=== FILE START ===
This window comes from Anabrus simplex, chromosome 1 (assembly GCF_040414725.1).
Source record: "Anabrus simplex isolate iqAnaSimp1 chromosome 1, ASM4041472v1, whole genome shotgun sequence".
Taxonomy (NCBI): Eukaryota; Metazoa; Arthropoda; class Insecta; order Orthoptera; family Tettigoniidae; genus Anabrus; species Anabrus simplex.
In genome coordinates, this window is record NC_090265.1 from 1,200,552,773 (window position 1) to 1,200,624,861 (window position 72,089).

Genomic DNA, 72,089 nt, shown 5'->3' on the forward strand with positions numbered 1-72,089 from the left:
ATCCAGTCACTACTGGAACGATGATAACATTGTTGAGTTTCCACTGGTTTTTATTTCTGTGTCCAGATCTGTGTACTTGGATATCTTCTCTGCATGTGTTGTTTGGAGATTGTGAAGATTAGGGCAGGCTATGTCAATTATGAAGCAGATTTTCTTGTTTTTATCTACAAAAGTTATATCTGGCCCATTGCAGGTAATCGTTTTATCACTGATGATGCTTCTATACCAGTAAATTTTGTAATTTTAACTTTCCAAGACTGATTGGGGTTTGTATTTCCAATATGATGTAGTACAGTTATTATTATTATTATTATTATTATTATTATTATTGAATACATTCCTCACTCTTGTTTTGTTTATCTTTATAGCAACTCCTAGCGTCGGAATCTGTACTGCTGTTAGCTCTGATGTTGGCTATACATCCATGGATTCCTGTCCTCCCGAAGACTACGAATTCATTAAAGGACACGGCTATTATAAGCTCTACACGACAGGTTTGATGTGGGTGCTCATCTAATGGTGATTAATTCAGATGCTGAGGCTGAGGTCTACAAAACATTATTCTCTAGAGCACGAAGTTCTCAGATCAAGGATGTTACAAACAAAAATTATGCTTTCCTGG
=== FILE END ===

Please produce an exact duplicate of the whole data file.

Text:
This window comes from Anabrus simplex, chromosome 1 (assembly GCF_040414725.1).
Source record: "Anabrus simplex isolate iqAnaSimp1 chromosome 1, ASM4041472v1, whole genome shotgun sequence".
Taxonomy (NCBI): Eukaryota; Metazoa; Arthropoda; class Insecta; order Orthoptera; family Tettigoniidae; genus Anabrus; species Anabrus simplex.
In genome coordinates, this window is record NC_090265.1 from 1,200,552,773 (window position 1) to 1,200,624,861 (window position 72,089).

Genomic DNA, 72,089 nt, shown 5'->3' on the forward strand with positions numbered 1-72,089 from the left:
ATCCAGTCACTACTGGAACGATGATAACATTGTTGAGTTTCCACTGGTTTTTATTTCTGTGTCCAGATCTGTGTACTTGGATATCTTCTCTGCATGTGTTGTTTGGAGATTGTGAAGATTAGGGCAGGCTATGTCAATTATGAAGCAGATTTTCTTGTTTTTATCTACAAAAGTTATATCTGGCCCATTGCAGGTAATCGTTTTATCACTGATGATGCTTCTATACCAGTAAATTTTGTAATTTTAACTTTCCAAGACTGATTGGGGTTTGTATTTCCAATATGATGTAGTACAGTTATTATTATTATTATTATTATTATTATTATTATTGAATACATTCCTCACTCTTGTTTTGTTTATCTTTATAGCAACTCCTAGCGTCGGAATCTGTACTGCTGTTAGCTCTGATGTTGGCTATACATCCATGGATTCCTGTCCTCCCGAAGACTACGAATTCATTAAAGGACACGGCTATTATAAGCTCTACACGACAGGTTTGATGTGGGTGCTCATCTAATGGTGATTAATTCAGATGCTGAGGCTGAGGTCTACAAAACATTATTCTCTAGAGCACGAAGTTCTCAGATCAAGGATGTTACAAACAAAAATTATGCTTTCCTGG